May 2006
Volume 47, Issue 13
Free
ARVO Annual Meeting Abstract  |   May 2006
Propionibacterium Acnes Keratitis
Author Affiliations & Notes
  • B. Ovodenko
    New York Eye & Ear Infirmary, New, NY
    Ophthalmology,
  • M. Shah
    New York Eye & Ear Infirmary, New, NY
    Laboratory Medicine,
  • R.J. Yang
    New York Eye & Ear Infirmary, New, NY
    Ophthalmology,
  • D.C. Ritterband
    New York Eye & Ear Infirmary, New, NY
    Ophthalmology,
  • J.A. Seedor
    New York Eye & Ear Infirmary, New, NY
    Ophthalmology,
  • R.S. Koplin
    New York Eye & Ear Infirmary, New, NY
    Ophthalmology,
  • Footnotes
    Commercial Relationships  B. Ovodenko, None; M. Shah, None; R.J. Yang, None; D.C. Ritterband, None; J.A. Seedor, None; R.S. Koplin, None.
  • Footnotes
    Support  None
Investigative Ophthalmology & Visual Science May 2006, Vol.47, 4753. doi:
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    • Get Citation

      B. Ovodenko, M. Shah, R.J. Yang, D.C. Ritterband, J.A. Seedor, R.S. Koplin; Propionibacterium Acnes Keratitis . Invest. Ophthalmol. Vis. Sci. 2006;47(13):4753.

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      © ARVO (1962-2015); The Authors (2016-present)

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Abstract

Purpose: : To characterize the microbial keratitis associated with cultures positive for Propionibacterium acnes.

Methods: : A retrospective analysis of the medical records was performed of all patients who had corneal ulcers (CUs) that were positive for P. acnes at the New York Eye and Ear Infirmary from January 1, 2004 through November 15th, 2005. Data collected included ulcer location and size, keratitis risk factors, presence of corneal thinning, type of microbiology media generating growth, and incubation time. CUs were defined as central (less than 2 mm from fixation), peripheral (less than 2 mm from the limbus), or paracentral (area in between). CU size was defined as small (less than 2mm), medium (2 to 6mm), and large (over 6mm).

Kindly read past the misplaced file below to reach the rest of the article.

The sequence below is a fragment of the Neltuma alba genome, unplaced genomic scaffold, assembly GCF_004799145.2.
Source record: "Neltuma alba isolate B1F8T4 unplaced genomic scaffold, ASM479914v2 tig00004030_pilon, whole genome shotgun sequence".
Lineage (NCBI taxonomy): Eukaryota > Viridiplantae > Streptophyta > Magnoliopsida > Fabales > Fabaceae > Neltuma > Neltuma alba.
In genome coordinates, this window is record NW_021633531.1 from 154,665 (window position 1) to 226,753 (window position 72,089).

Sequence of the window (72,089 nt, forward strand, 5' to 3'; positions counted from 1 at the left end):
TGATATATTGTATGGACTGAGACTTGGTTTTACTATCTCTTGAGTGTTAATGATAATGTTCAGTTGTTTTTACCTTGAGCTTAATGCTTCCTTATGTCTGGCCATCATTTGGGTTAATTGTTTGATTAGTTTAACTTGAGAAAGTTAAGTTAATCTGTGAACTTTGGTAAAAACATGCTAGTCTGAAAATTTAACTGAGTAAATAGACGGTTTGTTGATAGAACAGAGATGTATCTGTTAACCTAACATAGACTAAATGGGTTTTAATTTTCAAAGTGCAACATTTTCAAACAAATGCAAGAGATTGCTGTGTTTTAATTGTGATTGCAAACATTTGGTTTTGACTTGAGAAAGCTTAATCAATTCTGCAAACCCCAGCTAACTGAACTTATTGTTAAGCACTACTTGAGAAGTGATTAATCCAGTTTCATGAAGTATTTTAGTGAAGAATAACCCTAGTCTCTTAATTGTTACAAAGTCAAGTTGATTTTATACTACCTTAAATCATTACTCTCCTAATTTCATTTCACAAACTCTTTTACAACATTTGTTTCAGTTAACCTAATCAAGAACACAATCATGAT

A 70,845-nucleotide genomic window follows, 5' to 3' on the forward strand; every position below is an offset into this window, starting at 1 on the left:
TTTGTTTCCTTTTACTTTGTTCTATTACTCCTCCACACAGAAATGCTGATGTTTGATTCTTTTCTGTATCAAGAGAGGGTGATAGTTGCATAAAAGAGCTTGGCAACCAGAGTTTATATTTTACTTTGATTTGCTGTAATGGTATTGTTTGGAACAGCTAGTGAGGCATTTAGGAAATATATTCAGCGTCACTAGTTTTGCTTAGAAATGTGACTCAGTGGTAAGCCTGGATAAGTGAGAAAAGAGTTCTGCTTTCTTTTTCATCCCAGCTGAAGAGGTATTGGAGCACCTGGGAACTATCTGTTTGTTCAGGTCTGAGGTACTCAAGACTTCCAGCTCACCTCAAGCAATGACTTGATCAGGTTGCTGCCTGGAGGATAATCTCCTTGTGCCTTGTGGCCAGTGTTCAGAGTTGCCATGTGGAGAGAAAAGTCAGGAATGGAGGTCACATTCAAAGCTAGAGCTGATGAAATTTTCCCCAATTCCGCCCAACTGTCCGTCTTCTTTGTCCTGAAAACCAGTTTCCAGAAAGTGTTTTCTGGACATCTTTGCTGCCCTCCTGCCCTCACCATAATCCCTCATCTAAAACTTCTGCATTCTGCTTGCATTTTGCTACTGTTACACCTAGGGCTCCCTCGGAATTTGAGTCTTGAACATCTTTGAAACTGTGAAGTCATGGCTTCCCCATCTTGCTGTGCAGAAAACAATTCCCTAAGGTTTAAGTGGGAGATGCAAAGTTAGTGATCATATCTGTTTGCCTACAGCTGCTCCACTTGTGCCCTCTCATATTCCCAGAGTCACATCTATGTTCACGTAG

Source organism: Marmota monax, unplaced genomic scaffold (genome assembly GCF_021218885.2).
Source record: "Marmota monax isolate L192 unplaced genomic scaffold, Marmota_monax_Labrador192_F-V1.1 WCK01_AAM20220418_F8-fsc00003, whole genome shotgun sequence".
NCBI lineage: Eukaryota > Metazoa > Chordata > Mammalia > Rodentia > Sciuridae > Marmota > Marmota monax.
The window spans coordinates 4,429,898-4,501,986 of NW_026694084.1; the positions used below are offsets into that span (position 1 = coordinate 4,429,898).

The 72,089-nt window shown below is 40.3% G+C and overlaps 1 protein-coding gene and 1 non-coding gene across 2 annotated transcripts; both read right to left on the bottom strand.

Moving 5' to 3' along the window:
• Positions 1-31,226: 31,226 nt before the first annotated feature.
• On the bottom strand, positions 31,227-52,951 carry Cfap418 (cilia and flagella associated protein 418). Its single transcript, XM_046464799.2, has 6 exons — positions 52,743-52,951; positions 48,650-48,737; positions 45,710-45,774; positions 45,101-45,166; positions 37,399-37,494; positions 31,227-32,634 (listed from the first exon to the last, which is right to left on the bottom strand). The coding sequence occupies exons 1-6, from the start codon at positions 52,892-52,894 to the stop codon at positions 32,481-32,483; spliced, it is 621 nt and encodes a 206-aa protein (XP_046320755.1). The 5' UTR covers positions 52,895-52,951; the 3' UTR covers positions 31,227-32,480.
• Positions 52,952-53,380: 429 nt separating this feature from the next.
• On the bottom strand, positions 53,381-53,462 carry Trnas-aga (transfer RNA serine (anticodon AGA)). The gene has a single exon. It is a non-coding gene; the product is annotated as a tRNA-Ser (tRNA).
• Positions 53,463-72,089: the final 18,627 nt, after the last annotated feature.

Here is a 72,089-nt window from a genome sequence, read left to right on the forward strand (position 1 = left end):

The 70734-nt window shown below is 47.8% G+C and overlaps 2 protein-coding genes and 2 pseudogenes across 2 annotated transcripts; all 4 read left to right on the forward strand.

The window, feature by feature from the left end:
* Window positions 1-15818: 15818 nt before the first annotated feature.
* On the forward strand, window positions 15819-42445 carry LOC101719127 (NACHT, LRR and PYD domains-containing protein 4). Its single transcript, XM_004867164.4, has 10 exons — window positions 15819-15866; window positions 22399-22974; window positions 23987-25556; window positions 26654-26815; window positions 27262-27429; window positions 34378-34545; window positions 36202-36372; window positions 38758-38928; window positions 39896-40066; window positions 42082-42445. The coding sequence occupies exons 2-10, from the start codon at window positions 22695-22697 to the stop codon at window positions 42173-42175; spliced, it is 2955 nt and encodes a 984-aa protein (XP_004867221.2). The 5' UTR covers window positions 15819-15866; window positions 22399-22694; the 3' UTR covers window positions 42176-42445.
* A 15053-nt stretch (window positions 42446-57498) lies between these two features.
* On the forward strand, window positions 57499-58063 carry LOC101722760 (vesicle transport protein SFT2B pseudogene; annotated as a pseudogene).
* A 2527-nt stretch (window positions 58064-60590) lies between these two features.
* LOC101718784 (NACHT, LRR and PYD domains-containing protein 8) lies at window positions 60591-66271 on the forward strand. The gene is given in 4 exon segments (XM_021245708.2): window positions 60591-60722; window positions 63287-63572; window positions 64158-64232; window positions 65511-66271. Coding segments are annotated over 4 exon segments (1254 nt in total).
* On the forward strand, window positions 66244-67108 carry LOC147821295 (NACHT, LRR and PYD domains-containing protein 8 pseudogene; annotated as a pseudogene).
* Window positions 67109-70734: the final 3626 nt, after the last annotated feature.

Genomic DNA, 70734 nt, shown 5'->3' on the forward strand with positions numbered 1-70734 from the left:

Results: : Of the 961corneal ulcers positive for bacterial growth in that time period 62 (6.5%) were positive for P. acnes. In 21/62(33.9%) of the P. acnes cultures, other organisms were also isolated. Of the 62 CUs, 19(30.6%) were associated with contact lens wear, 10(16.1%) had stromal thinning, and 2(3.2%) progressed to perforation. CUs tended to be small (36, 58%) and widely distributed. The locations were central (17, 27.4 %), paracentral (33, 53.2%), and peripheral (12, 19.6%). 57 of 62(91.9 %) organisms grew in 5% sheep–blood agar in an anaerobic environment (average time of incubation 6.72 days; range: 5–10 days). 51 of 62(82.3 %) organisms grew P. acnes in thioglycolate broth (average time of incubation 6.63 days; range: 4–9 days).

Conclusions: : P. acnes are ubiquitous organisms that have been known to cause conjunctivitis, orbital cellulites, and delayed–onset post–cataract endophthalmitis. Although once thought to be a contaminant of cultures, several recent reports have identified P. acnes as a cause of visually significant corneal infection. Our results confirm that P. acnes can cause significant corneal infection with varying presentations and may be more prevalent then previously thought. Cultures for P. acnes should include thioglycolate broth and 5% sheep–blood agar in an anaerobic environment and be incubated for a minimum of 7 days.

Keywords: keratitis • cornea: clinical science • bacterial disease 
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